The first texts for children were educational texts – readers and textbooks, such as Eliezer *Ben-Yehuda's geography book 1813 le-Ḥurban Mikdashenu, 5643 (1883), David *Yellin and Ben-Yehuda's first reader for children, Mikra le-Yaldei benei Yisrael, 5647 (1887), which included about 20 revised talmudic legends and parables of the sages in simple Hebrew; Yehudah Grasovski, Ḥayyim Ẓifrin, and David Yudelevitch's Bet ha-Sefer li-Venei Yisrael, 5651 (1891); Ben-Yehuda's Kiẓẓur Divrei ha-Yamim li-Venei Yisrael, 5652 (1892), and Mordekhai Lubman's Siḥot bi-Yediot ha-Teva, 5652 (1892). Later they were followed by some literary texts for leisure which included stories, poems, fables, legends, and moral tales, such as Grazovski and Arye Horovitz's series Seḥiyat ha-Ḥemdah le-Yaldei Benei Yisrael (eight translated booklets), 5652 (1892), and Grazovski, Ẓifrin and Yudelevitch's Sha'ashuim Yom Yom, 5652 (1892).
But when the system of Hebrew education adopted the method of teaching "Hebrew in Hebrew" the scraps could not satisfy the appetite of a lion. Once this method was adopted, the Hebrew language was much more powerfully disseminated, as the schools became the major agents of its distribution. In the process of the creation of Hebrew as the language of the culture of the Yishuv, children were viewed as a vehicle for distributing the new Hebrew culture and their teachers as the main soldiers in an army participating in this war. Ben-Yehuda, as well as major political figures such as Menahem *Ussishkin and Ze'ev *Jabotinsky spoke explicitly about the decisive role of the children and their educators in this national project of creating a new secular Hebrew culture.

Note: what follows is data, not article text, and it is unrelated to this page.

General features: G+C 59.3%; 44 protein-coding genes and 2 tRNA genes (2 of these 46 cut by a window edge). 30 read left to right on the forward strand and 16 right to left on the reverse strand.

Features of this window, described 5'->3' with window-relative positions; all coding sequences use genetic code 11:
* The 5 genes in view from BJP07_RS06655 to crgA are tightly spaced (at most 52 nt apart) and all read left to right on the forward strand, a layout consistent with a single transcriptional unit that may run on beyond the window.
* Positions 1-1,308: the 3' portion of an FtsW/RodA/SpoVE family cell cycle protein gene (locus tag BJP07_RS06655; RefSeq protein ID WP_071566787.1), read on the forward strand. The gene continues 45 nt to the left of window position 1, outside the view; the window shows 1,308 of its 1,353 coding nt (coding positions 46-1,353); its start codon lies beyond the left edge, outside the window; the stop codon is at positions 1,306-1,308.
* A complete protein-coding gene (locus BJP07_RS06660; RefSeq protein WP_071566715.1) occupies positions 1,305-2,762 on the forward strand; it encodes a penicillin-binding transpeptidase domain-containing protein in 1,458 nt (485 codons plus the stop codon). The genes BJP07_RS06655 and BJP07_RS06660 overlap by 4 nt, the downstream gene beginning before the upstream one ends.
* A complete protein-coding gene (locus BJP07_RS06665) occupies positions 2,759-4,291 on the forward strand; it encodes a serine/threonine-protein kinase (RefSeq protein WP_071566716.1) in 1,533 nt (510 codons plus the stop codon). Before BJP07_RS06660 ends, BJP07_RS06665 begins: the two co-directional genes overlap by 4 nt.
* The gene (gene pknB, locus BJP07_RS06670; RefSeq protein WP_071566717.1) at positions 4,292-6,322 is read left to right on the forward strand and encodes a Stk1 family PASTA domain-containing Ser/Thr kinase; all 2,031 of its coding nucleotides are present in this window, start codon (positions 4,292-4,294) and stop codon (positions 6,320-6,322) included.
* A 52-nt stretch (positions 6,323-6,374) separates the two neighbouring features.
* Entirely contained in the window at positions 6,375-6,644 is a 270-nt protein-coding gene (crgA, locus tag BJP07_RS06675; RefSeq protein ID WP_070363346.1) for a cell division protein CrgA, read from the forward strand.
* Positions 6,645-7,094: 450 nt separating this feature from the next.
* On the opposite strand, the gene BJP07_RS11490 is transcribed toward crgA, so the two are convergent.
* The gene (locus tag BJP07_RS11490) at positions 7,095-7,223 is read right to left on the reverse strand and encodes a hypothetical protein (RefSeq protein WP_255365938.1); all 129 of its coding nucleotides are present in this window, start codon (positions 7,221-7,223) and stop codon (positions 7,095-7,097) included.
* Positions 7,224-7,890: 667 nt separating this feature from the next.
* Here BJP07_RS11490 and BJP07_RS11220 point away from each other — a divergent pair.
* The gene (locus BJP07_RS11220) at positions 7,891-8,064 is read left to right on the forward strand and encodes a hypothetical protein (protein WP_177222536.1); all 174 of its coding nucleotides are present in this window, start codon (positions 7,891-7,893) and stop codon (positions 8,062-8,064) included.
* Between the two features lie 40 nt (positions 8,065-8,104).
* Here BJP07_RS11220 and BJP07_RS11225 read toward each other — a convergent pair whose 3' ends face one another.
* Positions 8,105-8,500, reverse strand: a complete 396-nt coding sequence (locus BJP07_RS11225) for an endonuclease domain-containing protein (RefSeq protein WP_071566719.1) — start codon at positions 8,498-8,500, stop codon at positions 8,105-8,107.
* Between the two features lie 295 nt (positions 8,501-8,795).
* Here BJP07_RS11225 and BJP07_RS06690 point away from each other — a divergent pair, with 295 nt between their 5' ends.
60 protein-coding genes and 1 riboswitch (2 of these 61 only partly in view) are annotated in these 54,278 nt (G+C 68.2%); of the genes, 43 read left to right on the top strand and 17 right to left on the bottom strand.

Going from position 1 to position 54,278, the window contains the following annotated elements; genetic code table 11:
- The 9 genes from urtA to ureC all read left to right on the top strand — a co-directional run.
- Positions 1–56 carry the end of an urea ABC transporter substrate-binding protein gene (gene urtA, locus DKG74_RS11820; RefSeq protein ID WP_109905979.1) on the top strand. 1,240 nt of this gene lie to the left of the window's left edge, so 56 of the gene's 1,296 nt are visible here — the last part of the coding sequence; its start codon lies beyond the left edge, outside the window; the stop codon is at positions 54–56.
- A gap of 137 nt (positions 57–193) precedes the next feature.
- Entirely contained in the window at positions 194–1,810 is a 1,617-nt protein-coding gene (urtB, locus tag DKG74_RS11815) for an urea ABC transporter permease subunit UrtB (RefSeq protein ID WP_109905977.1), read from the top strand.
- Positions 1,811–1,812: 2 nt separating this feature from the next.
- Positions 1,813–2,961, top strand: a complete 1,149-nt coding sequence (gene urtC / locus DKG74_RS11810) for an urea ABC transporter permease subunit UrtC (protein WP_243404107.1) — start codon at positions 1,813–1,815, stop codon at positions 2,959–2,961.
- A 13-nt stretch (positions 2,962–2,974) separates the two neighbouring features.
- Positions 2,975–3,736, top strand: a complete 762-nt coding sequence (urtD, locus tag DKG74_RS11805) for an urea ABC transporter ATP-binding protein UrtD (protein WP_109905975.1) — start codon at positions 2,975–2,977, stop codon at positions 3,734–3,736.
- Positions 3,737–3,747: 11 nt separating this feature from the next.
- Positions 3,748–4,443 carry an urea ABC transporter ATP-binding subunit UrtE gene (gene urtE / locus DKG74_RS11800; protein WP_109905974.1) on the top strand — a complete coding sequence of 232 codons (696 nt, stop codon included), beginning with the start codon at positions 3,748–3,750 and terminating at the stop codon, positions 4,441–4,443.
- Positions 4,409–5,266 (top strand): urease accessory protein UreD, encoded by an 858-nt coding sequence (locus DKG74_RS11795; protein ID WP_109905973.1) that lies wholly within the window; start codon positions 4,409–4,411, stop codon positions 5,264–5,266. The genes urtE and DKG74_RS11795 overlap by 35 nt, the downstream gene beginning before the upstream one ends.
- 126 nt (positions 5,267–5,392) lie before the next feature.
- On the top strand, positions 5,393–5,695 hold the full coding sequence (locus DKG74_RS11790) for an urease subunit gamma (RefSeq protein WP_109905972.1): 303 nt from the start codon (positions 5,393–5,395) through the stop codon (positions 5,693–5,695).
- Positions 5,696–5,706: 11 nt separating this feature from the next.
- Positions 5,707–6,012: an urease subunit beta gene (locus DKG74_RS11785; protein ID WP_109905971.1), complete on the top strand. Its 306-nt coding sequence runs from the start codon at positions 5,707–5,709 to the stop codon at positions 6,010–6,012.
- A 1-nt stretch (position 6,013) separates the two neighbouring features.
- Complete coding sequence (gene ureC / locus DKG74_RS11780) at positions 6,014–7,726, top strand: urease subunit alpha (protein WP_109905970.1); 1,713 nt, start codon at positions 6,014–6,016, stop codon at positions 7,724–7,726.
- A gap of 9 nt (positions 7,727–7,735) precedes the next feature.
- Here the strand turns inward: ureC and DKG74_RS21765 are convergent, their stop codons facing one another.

Teaching in Hebrew in a Hebrew environment created for the first time in the history of Hebrew children's literature a genuine readership. This readership generated an urgent and immediate need for adequate texts for children in all the fields of child culture. Fulfilling the demand was not an easy task. The relation between demand and supply was just the opposite of the one prevalent in Europe. Memoirs of teachers relate time and again how difficult it was to find in Ereẓ Israel adequate books for children. In fact, until the 1920s, the publishing center of Hebrew children's literature was still in Europe and the needs of the system in Palestine were largely filled through books published in Europe. Furthermore, books by writers who had already settled in Ereẓ Israel at the end of the 19th century and the beginning of the 20th were published mainly in Warsaw, Odessa, and to some extent Cracow, even if they were first published in Jerusalem. For example, Ze'ev Jawitz's book Tal Yaldut intended for the children of Palestine, was published in Vilna in 1897 and was also distributed for the use of Hebrew schools in Eastern Europe. Kiẓẓur Divrei ha-Yamim li-Venei Yisrael be-Shivtam al Admatam (Jerusalem, 1892) by Eliezer Ben-Yehuda, was also published in Vilna in 1906. Yehuda Grazovski's reader, Bet Sefer Ivri (Jerusalem, 1895–97), was published in Warsaw in 1912. Ze'ev Jawitz's Divrei ha-Yamim (Jerusalem, 1890) was published in an expanded edition in Warsaw in 1893. Yehudah Grazovski's Ḥanukkah was published in Odessa (1892) and then in Warsaw (1920) as well as his Mi-Sippurei Anderson (Odessa, 1893); Hemdah *Ben-Yehudah's Me-Hayyei ha-Yeladim be-Ereẓ Yisrael was published in Warsaw (1899), as well as her Bimei ha-Baẓẓir (Cracow, 1906). Kadish Leib (Yehudah) *Silman's Ha-Ḥashmonayim ha-Ketanim was published in Warsaw (1911).